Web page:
Life On Mission: Joining The Everyday Mission of God, by Dustin Willis & Aaron Coe
[Note: This book was provided free of charge by Moody Publishers. All thoughts and opinions are my own.]
In reading this book and its approach on involving the whole mass of believers to be discipled and serve as models of Christianity to the outside world at large, I was struck by its similarity to my church’s recent regional leadership conference in which I took part . In other words, the message that this book provided was a topical one that dealt with concerns that have been on my mind and the mind of other people I happen to know recently. I was struck by the way that the author seemed to indicate that the only Christian population that mattered was those who said themselves to be “born again” or, equivalently, who identified as evangelicals, which amount to only a small amount of those who identify as Christians overall or who espouse a belief in Jesus Christ. While the author and I clearly have some differences, I was struck by the sensible nature of much that I heard and the call to do more than I read within it, even if that seems to be a fairly common call these days.
This book takes up a bit less than 200 pages with its full contents. The book is divided into five parts. After a foreword and introduction the first four chapters look at the big picture of living on mission, looking at the life of a believer as an everyday missionary wherever they happen to be (1), the current reality of Evangelical Christianity in North America (2), the mission of God to reproduce Himself in believers (3), and the need to realign our perspective with the Kingdom of God (4). After that the author looks at the foundations of belief in the proclamation of the Gospel (5), the development of spiritual maturity (6), life in a Christian community (7, the topic of the next book I read by the author), and the process of intentional discipleship by those who are further along in the Christian journey (8). At this point the authors turn to some easy to remember goals for the Church, namely the identification of people to serve (9), investing time and energy and resources in their development as believers (10), the invitation of people to enter into a relationship with Christ and with the body of the Church (11), and the increase of obedience and worship of God on the earth thanks to God working through our efforts (12). The fourth part of the book consists of a single chapter on ministry steps and the pitfalls and plans involved in living on mission (13) and the book as a whole closes with a six week study guide that asks questions about the chapters and is designed to prompt discussion in a reading group from this book.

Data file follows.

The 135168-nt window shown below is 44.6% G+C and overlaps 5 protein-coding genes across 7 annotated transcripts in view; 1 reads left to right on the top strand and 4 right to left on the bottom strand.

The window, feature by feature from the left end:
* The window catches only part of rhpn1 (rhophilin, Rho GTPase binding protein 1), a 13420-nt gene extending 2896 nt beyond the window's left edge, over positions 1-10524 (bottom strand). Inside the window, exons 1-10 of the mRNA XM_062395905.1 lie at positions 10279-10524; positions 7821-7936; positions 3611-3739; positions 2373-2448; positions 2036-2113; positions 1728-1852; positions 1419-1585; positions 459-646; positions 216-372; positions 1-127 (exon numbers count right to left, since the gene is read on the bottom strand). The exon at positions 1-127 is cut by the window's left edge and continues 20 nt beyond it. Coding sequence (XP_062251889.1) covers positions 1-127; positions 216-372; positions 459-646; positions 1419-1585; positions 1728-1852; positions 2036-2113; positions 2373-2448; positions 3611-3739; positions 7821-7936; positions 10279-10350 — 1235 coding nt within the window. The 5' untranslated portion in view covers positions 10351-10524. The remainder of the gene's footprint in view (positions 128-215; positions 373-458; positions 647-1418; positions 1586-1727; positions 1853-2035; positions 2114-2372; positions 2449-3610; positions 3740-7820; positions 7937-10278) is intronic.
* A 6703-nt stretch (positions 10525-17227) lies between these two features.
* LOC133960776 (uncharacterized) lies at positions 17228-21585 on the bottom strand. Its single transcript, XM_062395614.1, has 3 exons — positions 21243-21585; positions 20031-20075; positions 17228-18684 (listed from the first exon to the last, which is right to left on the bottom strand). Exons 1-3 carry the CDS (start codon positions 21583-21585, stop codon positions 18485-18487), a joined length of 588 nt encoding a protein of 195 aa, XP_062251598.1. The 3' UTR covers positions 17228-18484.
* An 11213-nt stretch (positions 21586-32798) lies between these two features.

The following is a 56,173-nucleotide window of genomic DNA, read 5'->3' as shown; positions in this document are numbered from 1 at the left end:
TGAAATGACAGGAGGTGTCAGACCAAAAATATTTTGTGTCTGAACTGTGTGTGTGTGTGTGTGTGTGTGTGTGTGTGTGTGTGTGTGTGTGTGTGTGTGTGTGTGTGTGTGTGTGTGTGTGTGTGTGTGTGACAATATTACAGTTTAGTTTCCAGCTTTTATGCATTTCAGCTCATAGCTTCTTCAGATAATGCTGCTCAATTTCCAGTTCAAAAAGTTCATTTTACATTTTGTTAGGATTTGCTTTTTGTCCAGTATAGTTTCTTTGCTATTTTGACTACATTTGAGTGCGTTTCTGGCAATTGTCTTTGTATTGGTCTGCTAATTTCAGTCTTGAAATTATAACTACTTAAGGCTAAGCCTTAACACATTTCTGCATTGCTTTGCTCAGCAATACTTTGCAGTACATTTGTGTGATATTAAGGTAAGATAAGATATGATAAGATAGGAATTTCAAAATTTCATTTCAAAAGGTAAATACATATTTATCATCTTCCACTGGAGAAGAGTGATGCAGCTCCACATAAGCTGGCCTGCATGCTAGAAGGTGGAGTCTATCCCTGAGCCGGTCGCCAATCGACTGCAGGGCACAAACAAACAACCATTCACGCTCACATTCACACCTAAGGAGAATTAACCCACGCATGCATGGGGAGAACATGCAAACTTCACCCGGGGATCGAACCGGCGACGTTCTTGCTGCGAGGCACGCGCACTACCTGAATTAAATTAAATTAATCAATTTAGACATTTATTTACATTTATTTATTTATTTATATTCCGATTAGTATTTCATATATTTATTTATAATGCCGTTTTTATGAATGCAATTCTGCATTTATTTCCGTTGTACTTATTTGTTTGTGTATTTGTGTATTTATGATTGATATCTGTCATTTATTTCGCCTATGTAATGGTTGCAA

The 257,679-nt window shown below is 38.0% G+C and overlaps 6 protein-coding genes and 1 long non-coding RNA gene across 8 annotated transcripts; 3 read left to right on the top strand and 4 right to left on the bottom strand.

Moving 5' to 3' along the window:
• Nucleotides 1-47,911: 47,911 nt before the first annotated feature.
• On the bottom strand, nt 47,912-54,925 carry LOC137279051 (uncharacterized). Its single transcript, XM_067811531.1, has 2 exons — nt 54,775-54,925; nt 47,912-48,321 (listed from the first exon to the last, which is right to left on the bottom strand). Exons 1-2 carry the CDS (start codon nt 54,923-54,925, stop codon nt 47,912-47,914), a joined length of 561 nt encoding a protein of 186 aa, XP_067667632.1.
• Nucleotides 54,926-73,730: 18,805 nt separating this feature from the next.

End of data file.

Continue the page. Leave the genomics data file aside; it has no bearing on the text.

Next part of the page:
In reading this book I am struck by the fact that personal example has always been a compelling approach to evangelism, whether or not it has been in favor with church authorities at different times when it was thought better to leave evangelism to the professionals. In addition, in reading this book I put it into an overall context by which institutions in general (including governments) are facing a large degree of difficulty in doing the jobs that they sought to do themselves and are devolving those tasks back to ordinary people and thus increasing the burdens faced by those ordinary people. Whether or not the burdens are just–and in this case I think they are–I am struck by the pendulum swing of institutions seeking responsibilities and the power to fill those and then abdicating those responsibilities back to the people when their own performance is not up to snuff. This book can be taken as increasing evidence on the limitations of institutions to proclaim God’s word and their desire for ordinary believers to be full partners in that task. Whether that is something to mourn or celebrate depends on your own perspective, I suppose.
 See, for example: